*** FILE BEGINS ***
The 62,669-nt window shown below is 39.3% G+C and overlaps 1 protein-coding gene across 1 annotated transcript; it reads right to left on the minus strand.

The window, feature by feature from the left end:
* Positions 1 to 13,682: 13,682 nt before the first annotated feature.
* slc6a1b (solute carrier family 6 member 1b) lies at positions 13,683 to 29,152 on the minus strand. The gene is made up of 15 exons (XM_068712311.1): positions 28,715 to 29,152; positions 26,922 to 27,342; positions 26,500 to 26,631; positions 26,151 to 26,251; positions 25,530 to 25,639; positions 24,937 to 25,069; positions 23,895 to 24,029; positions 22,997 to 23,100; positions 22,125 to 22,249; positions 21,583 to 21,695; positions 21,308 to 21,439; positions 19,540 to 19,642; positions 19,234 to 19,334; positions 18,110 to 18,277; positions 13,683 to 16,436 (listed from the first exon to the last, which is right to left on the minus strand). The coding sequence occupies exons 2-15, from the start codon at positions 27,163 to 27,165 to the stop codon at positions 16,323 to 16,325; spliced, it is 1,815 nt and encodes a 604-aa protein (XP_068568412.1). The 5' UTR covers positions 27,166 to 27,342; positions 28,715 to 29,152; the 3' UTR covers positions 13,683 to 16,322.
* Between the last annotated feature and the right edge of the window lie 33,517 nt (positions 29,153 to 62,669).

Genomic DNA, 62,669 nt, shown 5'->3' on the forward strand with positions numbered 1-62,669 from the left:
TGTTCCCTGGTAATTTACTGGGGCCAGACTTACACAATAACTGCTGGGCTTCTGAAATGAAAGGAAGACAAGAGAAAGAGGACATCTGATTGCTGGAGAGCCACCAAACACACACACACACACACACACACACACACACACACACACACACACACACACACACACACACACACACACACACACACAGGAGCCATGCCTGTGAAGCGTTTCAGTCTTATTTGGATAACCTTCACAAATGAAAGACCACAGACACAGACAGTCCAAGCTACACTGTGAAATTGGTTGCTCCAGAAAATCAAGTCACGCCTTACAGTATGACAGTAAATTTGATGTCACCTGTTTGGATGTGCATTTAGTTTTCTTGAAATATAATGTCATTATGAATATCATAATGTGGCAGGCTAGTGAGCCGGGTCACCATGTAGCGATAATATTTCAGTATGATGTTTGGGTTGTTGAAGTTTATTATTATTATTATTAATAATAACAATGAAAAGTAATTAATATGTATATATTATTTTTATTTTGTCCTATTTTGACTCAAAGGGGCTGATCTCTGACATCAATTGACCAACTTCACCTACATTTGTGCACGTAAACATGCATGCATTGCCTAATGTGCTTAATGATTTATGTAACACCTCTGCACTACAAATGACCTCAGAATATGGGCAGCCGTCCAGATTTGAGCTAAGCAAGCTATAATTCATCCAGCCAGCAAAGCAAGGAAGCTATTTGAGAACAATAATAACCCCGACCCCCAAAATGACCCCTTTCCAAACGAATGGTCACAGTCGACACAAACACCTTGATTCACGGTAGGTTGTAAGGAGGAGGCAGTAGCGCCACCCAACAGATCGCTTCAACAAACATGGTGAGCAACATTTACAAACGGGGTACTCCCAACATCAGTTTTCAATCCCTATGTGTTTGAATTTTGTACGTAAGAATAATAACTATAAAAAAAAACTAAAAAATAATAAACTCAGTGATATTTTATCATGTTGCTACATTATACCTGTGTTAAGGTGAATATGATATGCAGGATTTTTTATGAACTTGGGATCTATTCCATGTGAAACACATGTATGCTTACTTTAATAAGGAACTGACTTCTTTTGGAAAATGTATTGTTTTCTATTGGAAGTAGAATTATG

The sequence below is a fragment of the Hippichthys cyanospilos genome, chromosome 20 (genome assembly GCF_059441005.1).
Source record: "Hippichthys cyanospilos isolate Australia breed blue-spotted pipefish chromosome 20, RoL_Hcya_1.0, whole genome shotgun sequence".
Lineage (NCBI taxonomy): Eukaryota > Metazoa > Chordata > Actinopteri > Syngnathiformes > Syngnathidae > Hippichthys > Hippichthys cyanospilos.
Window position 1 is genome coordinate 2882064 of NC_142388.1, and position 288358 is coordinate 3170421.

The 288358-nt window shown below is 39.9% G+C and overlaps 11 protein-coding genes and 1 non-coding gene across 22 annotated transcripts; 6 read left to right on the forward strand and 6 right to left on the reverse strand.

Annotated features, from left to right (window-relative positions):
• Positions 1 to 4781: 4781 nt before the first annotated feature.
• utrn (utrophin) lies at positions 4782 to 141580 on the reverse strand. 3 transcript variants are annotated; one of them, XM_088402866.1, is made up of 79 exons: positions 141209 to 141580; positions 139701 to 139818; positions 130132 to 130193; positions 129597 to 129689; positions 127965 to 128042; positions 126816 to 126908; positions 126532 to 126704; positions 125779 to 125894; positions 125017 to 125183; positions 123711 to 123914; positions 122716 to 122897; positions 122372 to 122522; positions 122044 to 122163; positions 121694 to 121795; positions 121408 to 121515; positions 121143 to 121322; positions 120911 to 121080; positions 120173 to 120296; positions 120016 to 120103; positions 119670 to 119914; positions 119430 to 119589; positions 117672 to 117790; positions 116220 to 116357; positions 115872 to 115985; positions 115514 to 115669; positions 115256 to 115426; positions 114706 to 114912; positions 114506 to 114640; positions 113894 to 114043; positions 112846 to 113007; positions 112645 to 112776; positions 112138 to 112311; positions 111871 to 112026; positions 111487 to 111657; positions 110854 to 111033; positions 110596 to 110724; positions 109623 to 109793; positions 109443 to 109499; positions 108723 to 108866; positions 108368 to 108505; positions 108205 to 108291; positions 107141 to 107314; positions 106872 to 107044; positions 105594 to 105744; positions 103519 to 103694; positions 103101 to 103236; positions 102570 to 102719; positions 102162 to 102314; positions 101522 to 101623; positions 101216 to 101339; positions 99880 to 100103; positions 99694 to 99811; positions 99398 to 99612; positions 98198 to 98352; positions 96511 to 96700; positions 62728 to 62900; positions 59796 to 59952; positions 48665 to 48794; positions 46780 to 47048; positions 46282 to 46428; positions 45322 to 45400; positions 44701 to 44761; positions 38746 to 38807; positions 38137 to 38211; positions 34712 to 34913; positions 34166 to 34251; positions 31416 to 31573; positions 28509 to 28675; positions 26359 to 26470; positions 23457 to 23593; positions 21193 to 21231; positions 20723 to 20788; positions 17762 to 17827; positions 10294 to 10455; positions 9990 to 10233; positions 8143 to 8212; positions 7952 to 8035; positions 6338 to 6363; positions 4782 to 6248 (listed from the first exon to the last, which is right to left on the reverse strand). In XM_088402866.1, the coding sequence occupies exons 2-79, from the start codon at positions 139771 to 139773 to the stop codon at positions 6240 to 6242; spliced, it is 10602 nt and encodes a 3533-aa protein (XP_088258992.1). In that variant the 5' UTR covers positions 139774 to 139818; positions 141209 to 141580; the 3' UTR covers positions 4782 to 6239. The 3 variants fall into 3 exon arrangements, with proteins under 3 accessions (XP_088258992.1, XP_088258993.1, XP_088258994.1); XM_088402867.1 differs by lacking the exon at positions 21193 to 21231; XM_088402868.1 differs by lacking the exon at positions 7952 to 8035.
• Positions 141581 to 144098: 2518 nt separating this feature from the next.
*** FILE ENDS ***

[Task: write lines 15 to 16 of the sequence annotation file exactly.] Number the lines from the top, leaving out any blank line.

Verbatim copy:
• utrn (utrophin) lies at positions 4782 to 141580 on the reverse strand. 3 transcript variants are annotated; one of them, XM_088402866.1, is made up of 79 exons: positions 141209 to 141580; positions 139701 to 139818; positions 130132 to 130193; positions 129597 to 129689; positions 127965 to 128042; positions 126816 to 126908; positions 126532 to 126704; positions 125779 to 125894; positions 125017 to 125183; positions 123711 to 123914; positions 122716 to 122897; positions 122372 to 122522; positions 122044 to 122163; positions 121694 to 121795; positions 121408 to 121515; positions 121143 to 121322; positions 120911 to 121080; positions 120173 to 120296; positions 120016 to 120103; positions 119670 to 119914; positions 119430 to 119589; positions 117672 to 117790; positions 116220 to 116357; positions 115872 to 115985; positions 115514 to 115669; positions 115256 to 115426; positions 114706 to 114912; positions 114506 to 114640; positions 113894 to 114043; positions 112846 to 113007; positions 112645 to 112776; positions 112138 to 112311; positions 111871 to 112026; positions 111487 to 111657; positions 110854 to 111033; positions 110596 to 110724; positions 109623 to 109793; positions 109443 to 109499; positions 108723 to 108866; positions 108368 to 108505; positions 108205 to 108291; positions 107141 to 107314; positions 106872 to 107044; positions 105594 to 105744; positions 103519 to 103694; positions 103101 to 103236; positions 102570 to 102719; positions 102162 to 102314; positions 101522 to 101623; positions 101216 to 101339; positions 99880 to 100103; positions 99694 to 99811; positions 99398 to 99612; positions 98198 to 98352; positions 96511 to 96700; positions 62728 to 62900; positions 59796 to 59952; positions 48665 to 48794; positions 46780 to 47048; positions 46282 to 46428; positions 45322 to 45400; positions 44701 to 44761; positions 38746 to 38807; positions 38137 to 38211; positions 34712 to 34913; positions 34166 to 34251; positions 31416 to 31573; positions 28509 to 28675; positions 26359 to 26470; positions 23457 to 23593; positions 21193 to 21231; positions 20723 to 20788; positions 17762 to 17827; positions 10294 to 10455; positions 9990 to 10233; positions 8143 to 8212; positions 7952 to 8035; positions 6338 to 6363; positions 4782 to 6248 (listed from the first exon to the last, which is right to left on the reverse strand). In XM_088402866.1, the coding sequence occupies exons 2-79, from the start codon at positions 139771 to 139773 to the stop codon at positions 6240 to 6242; spliced, it is 10602 nt and encodes a 3533-aa protein (XP_088258992.1). In that variant the 5' UTR covers positions 139774 to 139818; positions 141209 to 141580; the 3' UTR covers positions 4782 to 6239. The 3 variants fall into 3 exon arrangements, with proteins under 3 accessions (XP_088258992.1, XP_088258993.1, XP_088258994.1); XM_088402867.1 differs by lacking the exon at positions 21193 to 21231; XM_088402868.1 differs by lacking the exon at positions 7952 to 8035.
• Positions 141581 to 144098: 2518 nt separating this feature from the next.